For my meal in April, I used TableCheck and booked 3 weeks in advanced. Me wanting a late dinner worked out well because time slots for non-members were 4pm to 5.50pm, and after 9.30pm. And when I made my reservation, I indicated my choice of menu as 10-skewers course with 12 kinds of chicken sashimi platter. And now… When I made my booking, TableCheck had a disclaimer which said “ご入店の際に必要な暗証番号を、ご予約前日にSMSにてお知らせ致します。 必ず携帯電話番号をご入力頂き、間違いのないようご確認をお願い致します”. I didn’t pay much attention to it. It was only when I was stranded in front of the restaurant that I realised how wrong it was of me to have ignored that.

Using Google translate, the disclaimer said “Enter the PIN required to enter the store. We will notify you by SMS the day before your reservation. Please be sure to enter your mobile phone number and confirm that there is no mistake.”

For my Japan travels, I would get myself a Japanese SIM card. So having ignored the disclaimer, I didn’t realise I was meant to receive a 4-digits pin. The pin was crucial because I was supposed to key it into the restaurant’s security keypad to unlock the door and let myself in. But because of my ignorance, I only managed to enter the restaurant almost 25 minutes later.

I was going crazy then because I called the number listed on Tablelog but it went straight into voicemail. And it was seriously frustrating because no one responded to my knocks too. Maybe they couldn’t hear my knocks since it’s noisy inside? Although I suspect it’s mainly because the eatery was meant to be exclusive; Either you know the password, or you don’t. Either you let yourself in, or you couldn’t.

It was only when I checked TableCheck that I got the correct landline number. But! Even though the staff answered the phone, he couldn’t speak any English. Sigh! After failing to carry out a conversation, I hung up. By then, I was already waiting outside the eatery for 20 minutes. I was hungry and I didn’t know where else would be opened at 9.50pm. And while I was standing in a daze, the person who answered the phone must have been curious because he stepped out of the restaurant a few many minutes later. Ahhh!!!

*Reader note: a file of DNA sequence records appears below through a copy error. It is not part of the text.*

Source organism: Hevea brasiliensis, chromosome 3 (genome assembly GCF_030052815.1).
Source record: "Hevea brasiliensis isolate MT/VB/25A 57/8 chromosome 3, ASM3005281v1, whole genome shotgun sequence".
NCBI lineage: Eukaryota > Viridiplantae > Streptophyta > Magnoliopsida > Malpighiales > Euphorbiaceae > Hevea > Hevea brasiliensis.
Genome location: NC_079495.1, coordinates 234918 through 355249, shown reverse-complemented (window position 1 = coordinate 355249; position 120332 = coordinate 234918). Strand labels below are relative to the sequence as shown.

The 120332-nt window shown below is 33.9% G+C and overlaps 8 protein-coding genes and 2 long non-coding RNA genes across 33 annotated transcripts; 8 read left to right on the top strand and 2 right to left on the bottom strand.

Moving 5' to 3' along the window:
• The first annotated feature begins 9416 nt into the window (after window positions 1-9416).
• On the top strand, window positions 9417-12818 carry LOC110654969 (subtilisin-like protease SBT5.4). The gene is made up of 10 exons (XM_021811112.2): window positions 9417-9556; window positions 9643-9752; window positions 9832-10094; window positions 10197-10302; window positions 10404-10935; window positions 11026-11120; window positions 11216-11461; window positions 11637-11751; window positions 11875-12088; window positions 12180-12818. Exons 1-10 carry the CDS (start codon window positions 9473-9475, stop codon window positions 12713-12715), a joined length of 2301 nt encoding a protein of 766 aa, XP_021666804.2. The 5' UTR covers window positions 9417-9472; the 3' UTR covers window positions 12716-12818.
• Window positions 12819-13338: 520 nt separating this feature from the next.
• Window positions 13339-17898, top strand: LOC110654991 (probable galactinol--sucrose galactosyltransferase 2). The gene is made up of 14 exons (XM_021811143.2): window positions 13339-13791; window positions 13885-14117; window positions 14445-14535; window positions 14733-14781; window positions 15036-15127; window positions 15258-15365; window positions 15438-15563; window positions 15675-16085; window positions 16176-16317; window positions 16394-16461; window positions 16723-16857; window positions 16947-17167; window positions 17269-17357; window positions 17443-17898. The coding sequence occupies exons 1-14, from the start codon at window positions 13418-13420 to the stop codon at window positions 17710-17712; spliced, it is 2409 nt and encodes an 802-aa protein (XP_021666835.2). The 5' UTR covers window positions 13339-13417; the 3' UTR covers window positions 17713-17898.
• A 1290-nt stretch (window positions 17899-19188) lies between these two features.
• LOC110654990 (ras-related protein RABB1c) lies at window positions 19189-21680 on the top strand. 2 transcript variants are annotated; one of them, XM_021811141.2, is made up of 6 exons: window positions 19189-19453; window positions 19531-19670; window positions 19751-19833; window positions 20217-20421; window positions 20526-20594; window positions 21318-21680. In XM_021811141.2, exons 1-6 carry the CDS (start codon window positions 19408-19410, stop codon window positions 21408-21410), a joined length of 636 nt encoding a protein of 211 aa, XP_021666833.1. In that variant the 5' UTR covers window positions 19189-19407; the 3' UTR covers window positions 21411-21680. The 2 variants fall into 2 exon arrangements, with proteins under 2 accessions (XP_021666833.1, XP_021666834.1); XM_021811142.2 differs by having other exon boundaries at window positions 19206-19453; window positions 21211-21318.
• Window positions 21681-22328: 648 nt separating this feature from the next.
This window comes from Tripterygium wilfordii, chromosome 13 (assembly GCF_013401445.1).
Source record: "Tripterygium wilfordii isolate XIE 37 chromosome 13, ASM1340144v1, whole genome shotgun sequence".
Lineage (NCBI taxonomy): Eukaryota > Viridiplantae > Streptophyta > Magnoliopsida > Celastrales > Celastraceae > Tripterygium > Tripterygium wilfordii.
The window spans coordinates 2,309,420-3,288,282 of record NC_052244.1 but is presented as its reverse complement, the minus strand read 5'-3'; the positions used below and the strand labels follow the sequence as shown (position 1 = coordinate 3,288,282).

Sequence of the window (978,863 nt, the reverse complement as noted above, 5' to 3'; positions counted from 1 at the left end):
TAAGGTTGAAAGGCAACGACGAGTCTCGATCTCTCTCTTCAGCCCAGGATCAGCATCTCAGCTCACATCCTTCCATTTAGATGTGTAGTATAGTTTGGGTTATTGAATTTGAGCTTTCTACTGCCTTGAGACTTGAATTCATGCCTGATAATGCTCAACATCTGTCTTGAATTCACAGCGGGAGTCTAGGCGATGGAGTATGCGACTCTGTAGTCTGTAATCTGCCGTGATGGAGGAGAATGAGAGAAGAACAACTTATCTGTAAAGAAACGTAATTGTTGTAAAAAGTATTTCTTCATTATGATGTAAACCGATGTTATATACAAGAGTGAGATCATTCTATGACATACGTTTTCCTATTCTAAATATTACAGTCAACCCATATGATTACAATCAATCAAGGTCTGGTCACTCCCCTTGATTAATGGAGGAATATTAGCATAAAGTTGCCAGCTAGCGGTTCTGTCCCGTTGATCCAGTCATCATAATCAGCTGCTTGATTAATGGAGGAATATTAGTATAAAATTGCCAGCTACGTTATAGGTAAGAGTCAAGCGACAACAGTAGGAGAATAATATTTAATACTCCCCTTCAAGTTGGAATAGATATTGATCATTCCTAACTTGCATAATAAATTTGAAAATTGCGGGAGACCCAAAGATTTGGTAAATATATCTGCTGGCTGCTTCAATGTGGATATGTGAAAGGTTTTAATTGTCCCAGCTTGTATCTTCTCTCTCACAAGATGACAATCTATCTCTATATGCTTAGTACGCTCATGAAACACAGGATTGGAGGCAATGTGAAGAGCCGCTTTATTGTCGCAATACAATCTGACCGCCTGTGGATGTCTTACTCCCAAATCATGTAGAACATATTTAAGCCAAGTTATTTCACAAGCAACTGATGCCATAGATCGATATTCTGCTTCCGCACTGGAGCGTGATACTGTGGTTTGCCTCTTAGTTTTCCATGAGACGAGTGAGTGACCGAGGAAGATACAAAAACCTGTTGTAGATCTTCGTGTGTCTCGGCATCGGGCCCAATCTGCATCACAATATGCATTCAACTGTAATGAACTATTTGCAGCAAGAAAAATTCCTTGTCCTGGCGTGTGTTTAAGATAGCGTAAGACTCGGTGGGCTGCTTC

After showing him the email with my reservation confirmation, he proceeded to unlock the door by keying the pin. Yes, the pin which I was supposed to receive but didn’t (Verified that by switching to my Singapore SIM card after the dinner). Oh well…

And although I had indicated my choice of menu during my reservation, the staff continued to pass me the menu (pages 1, 2). After re-confirming my orders, I commenced my dinner with:-

1) Chicken sashimi (12 types), ¥2500 (above) – To be honest, I totally forgot I pre-order this. So when the staff asked if I wanted to try the sashimi platter, I went “Sure”. Haha. But do note it’s stated on the menu that advanced order is required for this dish. So if one plans to try this, please make sure one orders this in advanced! The only downside was that the platter was meant for 2 to share. That said, I managed to polish everything off. I mean… The only place where I would (dare to) eat my chicken parts raw is Japan. And Kumano Yakitori couldn’t have been a better place for it! So no way was I going to waste any food. Keke. And it was really interesting trying the different parts. Thankfully they had a pictorial to explain what I was eating!


2) Chicken breast sashimi, sea urchin and yam (above) – For this, I was told to eat it like a hand roll. And it’s cute that the seaweed had the restaurant’s mascot logo; The bear.